The ancient Methodist Episcopal Church remains one of the oldest structures in Penngrove. It was constructed in 1898 at the corner of Formschlag Lane at the corner of Petaluma Hill Road and Formschlag Lane. In 1910, the location of the church was moved to 9970 Oak Street (its present location) using wooden rollers. The original structure is used as a fellowship hall now, and the newer building – built in 1955-7 – is now the main sanctuary. The original structure is still being used by the Boy Scouts of America, Girl Scouts of the USA, 4-H, and other community groups.

Penngrove School

The first classes took place on Peters’ Ranch in a small building. The first school was built in 1876 at the southwest corner of Main Street and Adobe Road. Its name Eagle School was inspired by the Eagle School after the Eagle Hotel situated across Main Street and can be seen on Thompson’s map of Sonoma County (1877).

After the second eagle school was constructed in 1906, the old school was converted into residential property for teachers. Later it was moved 15m south to where it is now and also reconfigured into an ell. The second Eagle School was built between Oak and main streets.  The original building is no longer in existence, and the property is now occupied by a private home. The steps that lead to “Eagle School” from Main Street can still be seen. Some of the building material had to be recycled and used to construct the Community Center as well as a small building in Penngrove Park.

A beautiful mission-style schoolhouse, named Penngrove, Eagle District, was constructed in 1926. In 1962, Penngrove School became part of the Petaluma City School District. And in 1963, the current Multi-purpose room was built, and newer wings were formed between it and the older part of the school. In 2006, there was an expansion of the Multi-purpose room.  The 1926 school is being converted to offices and the school library.

Post Office

The Penn’s Grove’s post office was started on October 30, 1882. It went through lots of name changes as a result of several mail mix-ups with New Jersey, Penn’s Grove, Pine Grove (which later became Sebastopol).  In May 1985 there was this report by the Petaluma paper: “‘The Penngrove Post has again undergone a name change and will now be called by its former most popular title, Penn’s Grove.” The name was changed back to Penngrove and has been that way since then” (Harris 1980). The location of the first post office was in the Edwards Building, but it was later moved into the Terribilini Building on the East side of Main Street. Later, it was moved close to Penngrove Market; a new building was then constructed for the Post Office in the 1980s on Main Street and close to Penngrove Market.

Fire Department

At the early part of the century, there were three chemical carts acting as fire protection for Penngrove. One can find the foundation of Firehouse#1 between the Old Eagle School lot on Oak Street and Penngrove. “The fire department was started in 1928. The first fire engine was put to work in 1929” (Harris 1980). The art deco firehouse was constructed in 1938 on     Woodward Avenue, a little above Main Street. Even though this structure is now a private residence, it still carries the title “Penngrove Firehouse.”  In 1975, the present firehouse was erected at the corner of Main Street and Old Redwood Highway which was regarded as Penngrove’s unofficial entrance. Until the 1990s, there was a siren placed at the apex of the building which sounded and alerted volunteer firefighters. The siren had a radius of more than 2.4 km and often frequently heard. In the 1990s, pagers replaced this system, but the siren remains on the top of the firehouse. The Penngrove Firehouse is connected with the Fire District in Rancho-Adobe, as well as Cotati and other nearby communities.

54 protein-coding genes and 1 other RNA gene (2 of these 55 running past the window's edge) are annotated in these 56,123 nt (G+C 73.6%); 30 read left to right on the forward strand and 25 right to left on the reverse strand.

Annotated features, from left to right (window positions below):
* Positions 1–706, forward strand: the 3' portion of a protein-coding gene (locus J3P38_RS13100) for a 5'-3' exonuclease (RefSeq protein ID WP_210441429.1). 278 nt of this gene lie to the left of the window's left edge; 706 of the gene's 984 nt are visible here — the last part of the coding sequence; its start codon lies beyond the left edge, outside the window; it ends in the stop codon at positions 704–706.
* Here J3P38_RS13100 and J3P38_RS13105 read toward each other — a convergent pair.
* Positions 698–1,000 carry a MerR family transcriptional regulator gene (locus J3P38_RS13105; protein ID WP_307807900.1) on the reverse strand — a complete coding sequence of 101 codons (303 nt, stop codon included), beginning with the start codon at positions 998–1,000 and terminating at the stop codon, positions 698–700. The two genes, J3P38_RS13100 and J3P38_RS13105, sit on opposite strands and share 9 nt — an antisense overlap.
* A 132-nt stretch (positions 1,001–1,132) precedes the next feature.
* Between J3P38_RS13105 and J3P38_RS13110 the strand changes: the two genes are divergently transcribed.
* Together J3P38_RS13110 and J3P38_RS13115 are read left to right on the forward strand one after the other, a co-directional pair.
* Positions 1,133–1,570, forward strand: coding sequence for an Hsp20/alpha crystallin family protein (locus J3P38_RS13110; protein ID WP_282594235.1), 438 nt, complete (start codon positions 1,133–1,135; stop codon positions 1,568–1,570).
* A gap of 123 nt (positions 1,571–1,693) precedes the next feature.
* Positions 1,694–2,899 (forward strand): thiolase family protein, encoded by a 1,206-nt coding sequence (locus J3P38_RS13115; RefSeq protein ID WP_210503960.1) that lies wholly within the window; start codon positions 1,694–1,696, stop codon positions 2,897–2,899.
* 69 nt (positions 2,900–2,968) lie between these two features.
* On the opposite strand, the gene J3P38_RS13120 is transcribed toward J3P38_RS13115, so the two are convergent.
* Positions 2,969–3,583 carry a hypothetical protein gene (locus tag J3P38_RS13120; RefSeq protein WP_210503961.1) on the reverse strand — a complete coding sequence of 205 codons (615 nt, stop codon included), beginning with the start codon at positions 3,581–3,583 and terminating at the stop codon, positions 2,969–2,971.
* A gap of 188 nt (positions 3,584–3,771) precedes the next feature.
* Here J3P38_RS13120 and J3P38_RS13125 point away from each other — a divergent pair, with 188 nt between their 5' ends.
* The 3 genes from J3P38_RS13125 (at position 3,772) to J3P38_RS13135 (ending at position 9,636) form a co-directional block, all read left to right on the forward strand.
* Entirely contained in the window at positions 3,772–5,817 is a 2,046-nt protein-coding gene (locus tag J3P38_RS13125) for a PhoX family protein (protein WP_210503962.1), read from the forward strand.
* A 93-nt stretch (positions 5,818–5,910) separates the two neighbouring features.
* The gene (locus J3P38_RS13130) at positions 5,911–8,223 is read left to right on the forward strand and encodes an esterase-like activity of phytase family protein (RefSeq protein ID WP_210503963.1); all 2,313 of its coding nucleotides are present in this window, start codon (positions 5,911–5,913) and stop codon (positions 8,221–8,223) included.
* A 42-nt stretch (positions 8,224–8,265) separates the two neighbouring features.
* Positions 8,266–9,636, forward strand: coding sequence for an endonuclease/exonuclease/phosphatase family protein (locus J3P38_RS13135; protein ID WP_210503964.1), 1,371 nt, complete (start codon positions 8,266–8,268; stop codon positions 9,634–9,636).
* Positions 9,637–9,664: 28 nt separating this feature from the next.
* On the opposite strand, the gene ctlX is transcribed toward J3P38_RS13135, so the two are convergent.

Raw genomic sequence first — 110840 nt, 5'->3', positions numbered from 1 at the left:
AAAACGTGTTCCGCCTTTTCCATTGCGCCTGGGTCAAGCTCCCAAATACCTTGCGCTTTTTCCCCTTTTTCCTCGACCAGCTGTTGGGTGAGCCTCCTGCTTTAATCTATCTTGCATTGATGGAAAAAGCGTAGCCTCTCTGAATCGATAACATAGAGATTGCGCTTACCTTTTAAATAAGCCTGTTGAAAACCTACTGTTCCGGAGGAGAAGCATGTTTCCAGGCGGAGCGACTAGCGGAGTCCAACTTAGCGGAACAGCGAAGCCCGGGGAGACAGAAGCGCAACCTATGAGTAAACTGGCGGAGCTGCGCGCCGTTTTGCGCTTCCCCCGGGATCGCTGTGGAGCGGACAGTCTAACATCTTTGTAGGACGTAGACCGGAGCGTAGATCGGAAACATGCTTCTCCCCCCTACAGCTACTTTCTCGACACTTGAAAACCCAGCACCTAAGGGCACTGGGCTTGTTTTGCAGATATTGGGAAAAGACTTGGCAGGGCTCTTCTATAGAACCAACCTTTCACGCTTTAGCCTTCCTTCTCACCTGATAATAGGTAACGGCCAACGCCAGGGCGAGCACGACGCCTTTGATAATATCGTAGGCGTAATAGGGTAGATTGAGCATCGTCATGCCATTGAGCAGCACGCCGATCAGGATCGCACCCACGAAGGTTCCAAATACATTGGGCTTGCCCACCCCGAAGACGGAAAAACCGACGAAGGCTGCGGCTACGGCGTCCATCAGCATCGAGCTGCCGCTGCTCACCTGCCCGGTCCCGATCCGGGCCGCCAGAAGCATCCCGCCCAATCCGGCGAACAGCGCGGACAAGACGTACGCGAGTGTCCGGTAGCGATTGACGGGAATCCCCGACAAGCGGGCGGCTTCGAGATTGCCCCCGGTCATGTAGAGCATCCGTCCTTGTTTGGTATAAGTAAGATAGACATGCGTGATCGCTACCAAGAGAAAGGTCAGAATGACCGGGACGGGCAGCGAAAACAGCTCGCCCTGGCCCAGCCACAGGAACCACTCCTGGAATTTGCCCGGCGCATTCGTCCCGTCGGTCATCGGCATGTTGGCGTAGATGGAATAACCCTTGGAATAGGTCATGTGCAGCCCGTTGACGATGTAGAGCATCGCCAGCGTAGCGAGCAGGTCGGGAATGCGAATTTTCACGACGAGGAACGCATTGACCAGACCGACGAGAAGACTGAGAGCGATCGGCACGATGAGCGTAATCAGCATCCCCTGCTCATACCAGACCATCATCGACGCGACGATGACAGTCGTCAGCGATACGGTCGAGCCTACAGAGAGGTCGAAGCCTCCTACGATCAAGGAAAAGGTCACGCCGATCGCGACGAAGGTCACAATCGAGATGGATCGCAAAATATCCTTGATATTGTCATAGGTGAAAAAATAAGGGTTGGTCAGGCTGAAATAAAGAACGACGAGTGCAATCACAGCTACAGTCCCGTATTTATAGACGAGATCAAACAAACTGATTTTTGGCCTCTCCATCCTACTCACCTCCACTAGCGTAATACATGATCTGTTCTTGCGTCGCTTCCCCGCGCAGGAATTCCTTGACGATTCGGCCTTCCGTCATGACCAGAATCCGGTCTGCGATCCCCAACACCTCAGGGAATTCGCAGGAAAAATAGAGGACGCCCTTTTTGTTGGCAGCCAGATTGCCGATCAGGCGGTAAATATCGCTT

Penngrove Community Club House

A group of ladies in Penngrove met during World War I to carry out some Red Cross duties. After the war, they decided to stick together and have their own clubhouse” (Harris 1980: 33). In 1922, funds were available, and Penngrove joined hands and built the Community Club House. It cost a total f $9000. The building was initially called “Penngrove Social Welfare Club House,” but later it was changed to Penngrove Women’s Club House.  After parts of the structure were destroyed by fire in the late 1970s and the Women’s Club became unsustainable, the building was then purchased by the Penngrove Social Firemen. It is now a venue where various events such as fundraisers, voting, and community events are held.

Bank Building

The bank building was constructed in 1922 to be used by the Central Commercial and Savings Bank. The bank was in existence for just 2 or 3 years. The bank manager lived upstairs with his family.

Penngrove Rail Station

The Rail Station in Penngrove was completely raised by fire in 1980, and nothing was spared. The poultry loading docks are still standing behind Penngrove Market, and now host businesses.